Women & Diversity

by Alana Bonzi
Women & DiversityCreate opportunities and the talent will follow

Research has shown that diverse groups usually outperform homogenous ones — producing better analysis, problem solving and, generally, innovation. This is one of the key insights upon which Ernst & Young’s Groundbreakers initiative is founded. Beth Brooke, the company’s global vice-chair was in Tokyo in March to share some of the insights of the initiative.

According to Brooke, the current economic environment calls for a global mindset. One way to create that mindset is to invest in diversity; more precisely, in diversity of perspective. Diversity means different things to different people. For Brooke, it means different kinds of human experiences and perspectives found in people who may not look like you, act like you, or think like you. Because of their life experiences, people can perceive a problem or risk from a different perspective. This is now fundamental to business success. Diversity can lead to a more comprehensive picture of the situation. As a strategy for success, diversity is found in mathematical fact. Scott Page, a professor of complex systems at the University of Michigan (Ann Arbor), in his Diversity Prediction Theorem says: “The collective ability of any crowd is equal to the average ability of its members plus the diversity of the group.”

But there are several caveats: the problem solvers must be smart (they should demonstrate different kinds of intelligence, not just IQ), with different ways of perceiving a problem that must be challenging.

article_201003_16With women making up over half of the world’s population, it stands to reason that we are the most accessible group for injecting diversity into political, social, economic, and corporate organizations.

And the current times seem to confirm that.

They seem to engender the need to move beyond business-as-usual. The old-boy network may have recognised the need for new ways of thinking. This could explain why gender issues made it to the CEOs’ agenda at the World Economic Forum in Davos, in January. According to Brooke, they spent a good deal of time discussing and trying to understand the needs of an emerging market: women. They viewed women in terms of talent, customers and decision-makers. Regarding talent and the workplace and the gender vs. influence disparity found there, Goldman Sachs mentioned in their April 2007 Economics Paper No. 154 — Gender Inequality, Growth and Global Ageing—that “Closing the gap between male and female employment rates would have huge implications for the global economy, boosting US GDP by as much as 9%, Eurozone GDP by 13%, and Japanese GDP by 16%. Encouraging more women into the labor force has been the single biggest driver of the Eurozone’s labor market success, much more so than conventional labor market reforms. The US and Japan, while starting from very different positions, have both made little progress in narrowing the gap between male and female employment in the past 10 years.”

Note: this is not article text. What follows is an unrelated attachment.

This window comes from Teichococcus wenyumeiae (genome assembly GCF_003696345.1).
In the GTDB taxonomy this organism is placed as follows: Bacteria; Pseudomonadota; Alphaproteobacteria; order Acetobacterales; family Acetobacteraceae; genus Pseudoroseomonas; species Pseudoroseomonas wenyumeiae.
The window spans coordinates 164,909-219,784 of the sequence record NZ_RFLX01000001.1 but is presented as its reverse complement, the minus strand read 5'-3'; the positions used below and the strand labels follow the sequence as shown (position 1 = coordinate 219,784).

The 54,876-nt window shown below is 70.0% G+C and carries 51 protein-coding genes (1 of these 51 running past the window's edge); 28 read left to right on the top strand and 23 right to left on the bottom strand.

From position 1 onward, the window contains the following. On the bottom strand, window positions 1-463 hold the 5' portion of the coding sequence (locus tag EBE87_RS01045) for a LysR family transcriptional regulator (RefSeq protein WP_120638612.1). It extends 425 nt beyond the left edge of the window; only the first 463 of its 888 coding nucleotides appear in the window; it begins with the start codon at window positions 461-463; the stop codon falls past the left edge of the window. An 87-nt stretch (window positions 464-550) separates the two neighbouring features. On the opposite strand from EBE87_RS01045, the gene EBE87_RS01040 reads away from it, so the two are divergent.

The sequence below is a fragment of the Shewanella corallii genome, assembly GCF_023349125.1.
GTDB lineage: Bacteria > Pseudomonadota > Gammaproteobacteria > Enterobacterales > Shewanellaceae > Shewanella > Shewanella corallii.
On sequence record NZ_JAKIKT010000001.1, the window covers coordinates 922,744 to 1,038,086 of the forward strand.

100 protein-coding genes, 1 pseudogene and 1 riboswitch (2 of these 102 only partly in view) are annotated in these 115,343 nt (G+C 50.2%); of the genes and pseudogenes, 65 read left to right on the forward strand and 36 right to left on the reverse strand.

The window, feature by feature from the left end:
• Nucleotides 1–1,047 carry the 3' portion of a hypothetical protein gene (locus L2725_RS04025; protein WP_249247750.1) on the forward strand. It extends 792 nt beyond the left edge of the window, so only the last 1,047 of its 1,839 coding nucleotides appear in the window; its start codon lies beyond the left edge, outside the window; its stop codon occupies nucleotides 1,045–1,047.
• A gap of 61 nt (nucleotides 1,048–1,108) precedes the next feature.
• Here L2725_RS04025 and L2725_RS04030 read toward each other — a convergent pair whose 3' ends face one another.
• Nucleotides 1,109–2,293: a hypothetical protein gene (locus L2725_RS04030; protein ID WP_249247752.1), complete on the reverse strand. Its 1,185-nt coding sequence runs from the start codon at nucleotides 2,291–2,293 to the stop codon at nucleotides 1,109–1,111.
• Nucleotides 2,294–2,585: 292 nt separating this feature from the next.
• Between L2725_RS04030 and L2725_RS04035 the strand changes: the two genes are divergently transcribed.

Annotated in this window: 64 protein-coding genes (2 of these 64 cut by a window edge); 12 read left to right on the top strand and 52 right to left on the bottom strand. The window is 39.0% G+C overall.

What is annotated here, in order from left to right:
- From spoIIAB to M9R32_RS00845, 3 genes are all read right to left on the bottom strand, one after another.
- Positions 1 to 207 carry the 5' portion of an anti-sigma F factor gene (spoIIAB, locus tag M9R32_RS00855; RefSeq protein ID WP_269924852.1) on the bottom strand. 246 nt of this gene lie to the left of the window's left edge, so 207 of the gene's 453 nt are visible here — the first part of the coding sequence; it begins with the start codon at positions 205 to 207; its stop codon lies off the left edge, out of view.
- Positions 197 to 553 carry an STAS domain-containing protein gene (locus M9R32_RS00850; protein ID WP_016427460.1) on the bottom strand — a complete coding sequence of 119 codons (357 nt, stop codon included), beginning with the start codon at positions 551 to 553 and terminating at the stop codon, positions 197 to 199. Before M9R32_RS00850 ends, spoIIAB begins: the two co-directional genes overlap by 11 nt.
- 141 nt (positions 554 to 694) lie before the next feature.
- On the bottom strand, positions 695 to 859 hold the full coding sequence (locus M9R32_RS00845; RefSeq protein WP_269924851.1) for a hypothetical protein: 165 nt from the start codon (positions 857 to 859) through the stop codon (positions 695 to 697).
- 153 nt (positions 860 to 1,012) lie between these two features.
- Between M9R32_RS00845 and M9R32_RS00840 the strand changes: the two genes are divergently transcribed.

“The US and Japan, while starting from very different positions, have both made little progress in narrowing the gap between male and female employment in the past 10 years.”


With few key role models in Japan and unsupportive policies and social safety network, the views and impact of women to shape the economy are severely compromised. For many companies, Japanese women are viewed either as a target market or non-regular employees. As customers, their strength lies in being able to make or break a brand or company. But in the boardroom it’s a different story. Ideally risk-aware Japanese women and their risk-averse male counterparts could create the broad thought processes needed to make descisions in this new business environment. But this does not happen and Japan is not alone in that regard.

There are three strong cultural barriers to closing the gap: national, corporate and familial. Of these, the easiest to change is corporate culture. The Groundbreaker program aims at doing that by fostering global leaders who can create the pipeline to get women the right experiences early on in their careers. These leaders actively seek out diverse opinions—they stir the pot to create an environment where it is safe to say a different opinion. They are great listeners. They anticipate the next big thing and see leverage in those different opinions. They also nurture a broad spectrum of talent and work on their own biases or lens with which they perceive others and their opinions. They cultivate a mindset and focus on transformational leadership in the quietest moments and focus on the outcome, not the process.

In the new global business environment, emphasis is placed on what a company stands for and what it does in, and for, the world. This is key to attract and retain talent that is comfortable with differences, that understands both the developed and developing markets and that thrives on competitive collaboration. The good news is that talent is equally distributed says Brooke. However, opportunities are not. Create them and the talent will follow.